Valentina Bulava, Marketing and Communications
The 2022 Harvard Staff Art Show showcases the talent of the HBS community. Valentina Bulava reports.
As I was looking through the 2022 Harvard Staff Art Show galleries, filled with outstanding works, I could not help but admire what I would like to call the art of capturing small moments.
Organized and curated by volunteers and a steering committee, the Harvard Staff Art Show (HSAS) is the annual event which showcases Harvard University staff creative works through both in-person and online exhibitions. The goal of HSAS is to celebrate talents and enhance the sense of community and belonging among Harvard members. As the mission statement says, “[In] an effort to remain connected during this unprecedented time in Harvard history, we want to establish a space where staff can share their creative endeavors with each other and with the University-wide community.” I have to say that I absolutely love this idea.
I did not miss a chance to connect with Lindsay Blevins and Andrew MacKenzie, whose works fit so well with the title of this article. More precisely, I started to think more about this topic after seeing their photographs.
We live in a fast-paced world, where missing tiny things and small joys has become an inevitable part of our lives. Art is one of those areas where many of us are missing out because of time restrictions, work commitments and so on. Arthur Brooks’ article in the previous issue of the Harbus (Feb 2022) covers this topic in more depth.
How often can you imagine yourself walking in a forest and finding a tiny frog resting in a mushroom? Lindsay Blevins, staff member at the Harvard Museum of Natural History, went through exactly this experience.
Blevins is a mixed media illustrator, fungal photographer and mycology enthusiast. I would say this is one of those cases where different hobbies get a perfect balance and energize each other. Blevins also tells me that photography work informs her illustrations and vice versa.
Inspired by the natural world, vintage ephemera, and children’s picture books, Blevins explores the outside and manages to capture her explorations in the most beautiful ways.
From high school Blevins was drawn to both photography and illustrations. She watched her mom taking a lot of pictures and started to experiment with it herself, paying specific attention to exploring perspectives. Nature is a subject of her illustrations as well, and it remains a favorite subject in photography.
I find it amusing how capturing the moment can be spontaneous, like with the frog, whereas in other cases it can require a huge amount of patience, search, and time. For example, I cannot imagine how long it took for Andrew MacKenzie from Harvard University Information Technology department to get his magnificent images of lightning in the night sky above Peabody City Hall.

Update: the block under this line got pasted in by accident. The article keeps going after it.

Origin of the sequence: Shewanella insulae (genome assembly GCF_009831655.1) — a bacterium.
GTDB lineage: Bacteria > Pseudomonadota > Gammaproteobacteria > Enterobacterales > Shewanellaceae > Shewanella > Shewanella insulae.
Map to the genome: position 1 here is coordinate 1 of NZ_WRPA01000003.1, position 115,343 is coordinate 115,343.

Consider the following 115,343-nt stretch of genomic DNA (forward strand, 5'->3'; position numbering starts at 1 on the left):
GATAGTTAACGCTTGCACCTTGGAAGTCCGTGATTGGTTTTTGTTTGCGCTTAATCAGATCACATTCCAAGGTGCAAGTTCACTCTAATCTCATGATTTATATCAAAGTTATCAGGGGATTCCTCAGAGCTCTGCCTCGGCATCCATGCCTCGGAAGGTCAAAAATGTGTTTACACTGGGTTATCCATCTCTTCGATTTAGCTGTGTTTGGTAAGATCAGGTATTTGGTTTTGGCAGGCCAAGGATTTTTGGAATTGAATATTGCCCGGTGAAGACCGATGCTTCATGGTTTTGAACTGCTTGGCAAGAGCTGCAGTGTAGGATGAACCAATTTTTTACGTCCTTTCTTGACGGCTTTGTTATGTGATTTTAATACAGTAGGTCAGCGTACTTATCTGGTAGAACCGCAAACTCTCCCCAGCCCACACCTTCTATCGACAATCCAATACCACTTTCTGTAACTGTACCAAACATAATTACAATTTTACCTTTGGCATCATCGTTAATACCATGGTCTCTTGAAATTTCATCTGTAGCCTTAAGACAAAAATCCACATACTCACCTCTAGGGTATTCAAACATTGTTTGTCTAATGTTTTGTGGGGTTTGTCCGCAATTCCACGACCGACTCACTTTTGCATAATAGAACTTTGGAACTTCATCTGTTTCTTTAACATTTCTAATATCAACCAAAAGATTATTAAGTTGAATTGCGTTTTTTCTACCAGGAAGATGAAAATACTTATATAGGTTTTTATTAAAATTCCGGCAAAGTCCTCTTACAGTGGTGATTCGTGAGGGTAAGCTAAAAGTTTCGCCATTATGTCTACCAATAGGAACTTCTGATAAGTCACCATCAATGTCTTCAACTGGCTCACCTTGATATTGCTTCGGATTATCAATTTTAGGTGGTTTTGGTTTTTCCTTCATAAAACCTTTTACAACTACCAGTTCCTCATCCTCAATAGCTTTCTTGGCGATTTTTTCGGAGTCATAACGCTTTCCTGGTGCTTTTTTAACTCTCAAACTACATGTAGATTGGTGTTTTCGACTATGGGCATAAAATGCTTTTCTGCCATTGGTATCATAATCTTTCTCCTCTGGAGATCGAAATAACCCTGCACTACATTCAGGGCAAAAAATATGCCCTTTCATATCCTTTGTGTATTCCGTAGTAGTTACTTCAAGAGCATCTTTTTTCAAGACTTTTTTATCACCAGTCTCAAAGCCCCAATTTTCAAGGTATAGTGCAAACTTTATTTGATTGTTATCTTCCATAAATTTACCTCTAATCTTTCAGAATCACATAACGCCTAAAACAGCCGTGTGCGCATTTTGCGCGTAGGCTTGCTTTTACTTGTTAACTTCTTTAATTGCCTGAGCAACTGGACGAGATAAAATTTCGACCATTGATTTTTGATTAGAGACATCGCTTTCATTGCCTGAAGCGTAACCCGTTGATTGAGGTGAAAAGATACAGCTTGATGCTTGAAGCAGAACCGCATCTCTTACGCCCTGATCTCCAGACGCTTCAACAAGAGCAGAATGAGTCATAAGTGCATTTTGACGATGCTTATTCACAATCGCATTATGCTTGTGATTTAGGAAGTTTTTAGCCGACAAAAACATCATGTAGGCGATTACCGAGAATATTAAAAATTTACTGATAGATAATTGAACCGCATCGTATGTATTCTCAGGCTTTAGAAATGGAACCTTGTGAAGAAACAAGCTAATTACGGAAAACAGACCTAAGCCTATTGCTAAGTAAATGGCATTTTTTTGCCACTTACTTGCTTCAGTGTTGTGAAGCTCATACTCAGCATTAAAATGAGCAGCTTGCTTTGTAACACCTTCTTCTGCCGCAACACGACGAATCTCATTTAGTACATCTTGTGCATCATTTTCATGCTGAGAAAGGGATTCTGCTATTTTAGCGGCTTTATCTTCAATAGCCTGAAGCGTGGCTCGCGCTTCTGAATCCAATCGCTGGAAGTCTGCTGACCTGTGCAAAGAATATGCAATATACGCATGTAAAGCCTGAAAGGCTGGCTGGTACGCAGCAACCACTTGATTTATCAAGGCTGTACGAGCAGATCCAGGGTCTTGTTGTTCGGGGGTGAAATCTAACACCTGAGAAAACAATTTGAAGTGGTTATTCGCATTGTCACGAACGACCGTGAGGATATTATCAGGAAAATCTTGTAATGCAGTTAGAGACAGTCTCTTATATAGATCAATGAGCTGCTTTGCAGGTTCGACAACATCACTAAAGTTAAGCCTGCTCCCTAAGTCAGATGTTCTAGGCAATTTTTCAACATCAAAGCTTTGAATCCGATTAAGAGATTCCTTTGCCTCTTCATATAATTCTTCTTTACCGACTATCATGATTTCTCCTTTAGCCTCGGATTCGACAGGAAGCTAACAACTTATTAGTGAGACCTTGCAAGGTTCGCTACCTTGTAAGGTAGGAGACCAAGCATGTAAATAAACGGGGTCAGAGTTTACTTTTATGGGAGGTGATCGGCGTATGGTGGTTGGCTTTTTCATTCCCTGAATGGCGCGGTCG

MacKenzie, whose other work includes landscape and architecture photography from his travels, agrees that “capturing a moment in time” drives his photography. In fact, he started shooting lightning eight years ago. “Initially it was a curiosity, but I soon found myself awake at 2AM during a lightning storm with my camera trying to capture that ‘one amazing photo.’ Freezing in time such an amazing event that lasts milliseconds is a powerful thing that lets us see the world ‘as it is’ in a way we ordinarily can’t.”
He tells me that he got into this form of visual art as a way of ‘simply capturing the world as it is, freezing a moment in time.’ With time, he learned a lot through the process and now aims to capture more “depth” than simply a “pretty picture.” MacKenzie believes that it is important to also evoke an emotional response to a scene.
I am sure Blevins would agree. In my view, it is marvelous how she could manage to take a frog picture (with just her phone, by the way) and not scare the little friend away. Seeing the photo, I can feel the excitement Blevins shares with us, the tenderness and vulnerability of our nature. I am yet to see more of Blevins’ work, but can already say her high school experiments with perspective were not in vain.
Blevins shares that she does, indeed, search for beautiful things to capture. While finding the right balance between her hobbies and passion, she casually enjoys the walks, paying attention to her surroundings. Summer is a prime time to be out for her, visit the woods, look for specimens to study and photograph. The “frog in a trumpet” moment was one of the unexpected. “That particular moment I was looking for black trumpets, and I went to grab this one and I saw the tiny frog in it.” What a wonderful surprise!
Wouldn’t you agree that it is small moments that make up the whole picture of happiness?
The moon, the stars, the calmness of the sea, and power of the sky, a bird about to flee, and the mountains in their eternal motionlessness—the Harvard Staff Art Show website shares many more examples of how artists and photographers see small moments around them.
And to finish up, I would like to return to Brooks’ article, and quote “If you make time for consuming and producing art—the same way you make time for work and exercise and family—you’ll find your life getting fuller and happier.”
If you wish to see some of the works in-person, here is the list of the current and upcoming shows:
Memorial Church, February 7 – April 1, 2022, HUID access required
Harvard Ed Portal Crossing Gallery, March 10 – April 1, 2022, open to the public
Smith Campus Center Arts Wing, March 21 – April 5, 2022, HUID access required